Wednesday, January 27, 2016


The New Yorker and the NYRB arrived on the same day this week. The first contains another review of Steven Shapin’s book about autism, and the second contains another review of Ta-Nehisi Coates’ book about black life in the USA.

Those who pass for intellectuals in this anti-intellectual nation have focused their attention on these two subjects for different and apparently unrelated reasons: autism because it’s being redefined in a way that calls into question the distinction between normal and pathological behavior, and black life in the USA because the surge in shootings of unarmed blacks calls into question the claim that the election of a black president means racism is a thing of the past.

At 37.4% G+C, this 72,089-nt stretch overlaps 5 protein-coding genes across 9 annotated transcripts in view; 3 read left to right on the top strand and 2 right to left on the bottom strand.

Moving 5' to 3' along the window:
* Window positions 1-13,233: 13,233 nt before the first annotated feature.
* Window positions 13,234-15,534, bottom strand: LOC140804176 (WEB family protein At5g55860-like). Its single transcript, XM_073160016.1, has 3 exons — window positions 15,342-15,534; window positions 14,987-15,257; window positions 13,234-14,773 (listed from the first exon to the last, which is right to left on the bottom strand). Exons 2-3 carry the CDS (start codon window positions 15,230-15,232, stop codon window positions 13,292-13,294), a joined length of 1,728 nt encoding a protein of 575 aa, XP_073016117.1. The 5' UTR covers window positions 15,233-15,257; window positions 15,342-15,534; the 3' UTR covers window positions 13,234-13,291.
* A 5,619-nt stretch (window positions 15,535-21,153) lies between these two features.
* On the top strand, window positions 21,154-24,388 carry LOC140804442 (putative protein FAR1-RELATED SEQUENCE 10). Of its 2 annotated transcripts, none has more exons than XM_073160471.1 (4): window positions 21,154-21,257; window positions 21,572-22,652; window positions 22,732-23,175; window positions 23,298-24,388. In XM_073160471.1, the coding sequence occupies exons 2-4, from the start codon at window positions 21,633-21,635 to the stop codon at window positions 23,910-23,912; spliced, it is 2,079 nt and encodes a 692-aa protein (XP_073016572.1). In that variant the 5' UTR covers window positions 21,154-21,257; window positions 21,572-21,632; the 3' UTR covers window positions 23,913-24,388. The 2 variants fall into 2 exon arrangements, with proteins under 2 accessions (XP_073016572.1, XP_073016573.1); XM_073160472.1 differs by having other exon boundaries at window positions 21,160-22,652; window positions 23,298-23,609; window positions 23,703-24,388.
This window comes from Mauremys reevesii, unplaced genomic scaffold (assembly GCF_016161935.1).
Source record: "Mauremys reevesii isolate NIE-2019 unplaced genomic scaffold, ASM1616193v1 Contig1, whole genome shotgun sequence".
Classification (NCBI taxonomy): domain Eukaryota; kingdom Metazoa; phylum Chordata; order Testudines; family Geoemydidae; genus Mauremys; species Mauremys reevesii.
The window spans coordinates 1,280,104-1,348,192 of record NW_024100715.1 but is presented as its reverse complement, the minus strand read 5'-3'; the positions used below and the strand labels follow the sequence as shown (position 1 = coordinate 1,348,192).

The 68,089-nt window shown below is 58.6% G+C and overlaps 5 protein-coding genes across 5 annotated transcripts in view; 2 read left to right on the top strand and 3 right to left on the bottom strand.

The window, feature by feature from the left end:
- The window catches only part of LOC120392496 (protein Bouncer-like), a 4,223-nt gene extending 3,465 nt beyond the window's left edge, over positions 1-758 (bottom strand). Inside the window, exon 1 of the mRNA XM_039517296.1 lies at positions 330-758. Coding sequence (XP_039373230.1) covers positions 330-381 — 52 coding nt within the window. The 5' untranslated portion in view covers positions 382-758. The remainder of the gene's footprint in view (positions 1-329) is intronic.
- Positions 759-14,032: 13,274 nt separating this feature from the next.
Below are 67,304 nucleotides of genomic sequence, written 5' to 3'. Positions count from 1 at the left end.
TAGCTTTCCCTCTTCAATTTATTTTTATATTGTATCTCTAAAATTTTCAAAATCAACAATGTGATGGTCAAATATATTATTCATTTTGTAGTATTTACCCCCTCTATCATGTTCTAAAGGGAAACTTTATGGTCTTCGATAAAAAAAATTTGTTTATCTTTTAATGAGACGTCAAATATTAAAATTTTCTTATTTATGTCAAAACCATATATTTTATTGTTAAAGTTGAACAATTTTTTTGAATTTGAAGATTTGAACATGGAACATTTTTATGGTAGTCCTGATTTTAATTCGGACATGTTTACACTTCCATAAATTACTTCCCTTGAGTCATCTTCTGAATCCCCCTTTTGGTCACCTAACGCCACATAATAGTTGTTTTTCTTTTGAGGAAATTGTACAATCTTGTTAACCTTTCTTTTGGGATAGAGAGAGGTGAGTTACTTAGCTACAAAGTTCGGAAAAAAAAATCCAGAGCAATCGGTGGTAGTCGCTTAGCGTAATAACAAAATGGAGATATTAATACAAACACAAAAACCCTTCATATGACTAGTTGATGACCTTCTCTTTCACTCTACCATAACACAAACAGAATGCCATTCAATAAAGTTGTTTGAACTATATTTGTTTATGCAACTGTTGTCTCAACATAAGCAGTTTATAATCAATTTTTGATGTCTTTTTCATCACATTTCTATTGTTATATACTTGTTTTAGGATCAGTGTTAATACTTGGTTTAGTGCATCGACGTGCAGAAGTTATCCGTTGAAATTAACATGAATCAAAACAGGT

These two subjects do not appear unrelated to me. They merge, at a fundamental level, into one subject.

Having known people diagnosed as autistic, and read books by people like Temple Grandin, it seems obvious to me that autism is not a pathology, but an attempt to withdraw from a pathological society. The world we’ve made for ourselves was always irrational, but now it’s become completely insane.    

Having known black people, and read books by people like Ta-Nehisi Coates, it seems equally obvious to me that a society which appears increasingly irrational to me has always appeared completely insane to them.

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